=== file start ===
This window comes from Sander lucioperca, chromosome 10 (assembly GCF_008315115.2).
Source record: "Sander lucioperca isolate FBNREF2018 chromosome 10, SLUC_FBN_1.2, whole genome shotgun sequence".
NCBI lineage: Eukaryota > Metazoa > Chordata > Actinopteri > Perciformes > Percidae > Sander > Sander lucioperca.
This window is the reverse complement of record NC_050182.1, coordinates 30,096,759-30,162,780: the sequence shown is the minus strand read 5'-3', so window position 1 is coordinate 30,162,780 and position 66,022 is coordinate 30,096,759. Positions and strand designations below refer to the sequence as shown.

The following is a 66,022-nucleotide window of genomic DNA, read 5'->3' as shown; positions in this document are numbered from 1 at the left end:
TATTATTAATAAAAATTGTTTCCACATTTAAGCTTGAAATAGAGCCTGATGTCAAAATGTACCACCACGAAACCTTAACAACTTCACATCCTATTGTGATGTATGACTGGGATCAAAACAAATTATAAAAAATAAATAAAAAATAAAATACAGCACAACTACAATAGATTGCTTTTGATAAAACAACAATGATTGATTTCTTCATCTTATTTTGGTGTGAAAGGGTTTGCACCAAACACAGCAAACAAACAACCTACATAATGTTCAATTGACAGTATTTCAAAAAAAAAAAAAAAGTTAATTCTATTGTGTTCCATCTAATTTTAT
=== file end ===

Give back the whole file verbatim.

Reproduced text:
This window comes from Sander lucioperca, chromosome 10 (assembly GCF_008315115.2).
Source record: "Sander lucioperca isolate FBNREF2018 chromosome 10, SLUC_FBN_1.2, whole genome shotgun sequence".
NCBI lineage: Eukaryota > Metazoa > Chordata > Actinopteri > Perciformes > Percidae > Sander > Sander lucioperca.
This window is the reverse complement of record NC_050182.1, coordinates 30,096,759-30,162,780: the sequence shown is the minus strand read 5'-3', so window position 1 is coordinate 30,162,780 and position 66,022 is coordinate 30,096,759. Positions and strand designations below refer to the sequence as shown.

The following is a 66,022-nucleotide window of genomic DNA, read 5'->3' as shown; positions in this document are numbered from 1 at the left end:
TATTATTAATAAAAATTGTTTCCACATTTAAGCTTGAAATAGAGCCTGATGTCAAAATGTACCACCACGAAACCTTAACAACTTCACATCCTATTGTGATGTATGACTGGGATCAAAACAAATTATAAAAAATAAATAAAAAATAAAATACAGCACAACTACAATAGATTGCTTTTGATAAAACAACAATGATTGATTTCTTCATCTTATTTTGGTGTGAAAGGGTTTGCACCAAACACAGCAAACAAACAACCTACATAATGTTCAATTGACAGTATTTCAAAAAAAAAAAAAAAGTTAATTCTATTGTGTTCCATCTAATTTTAT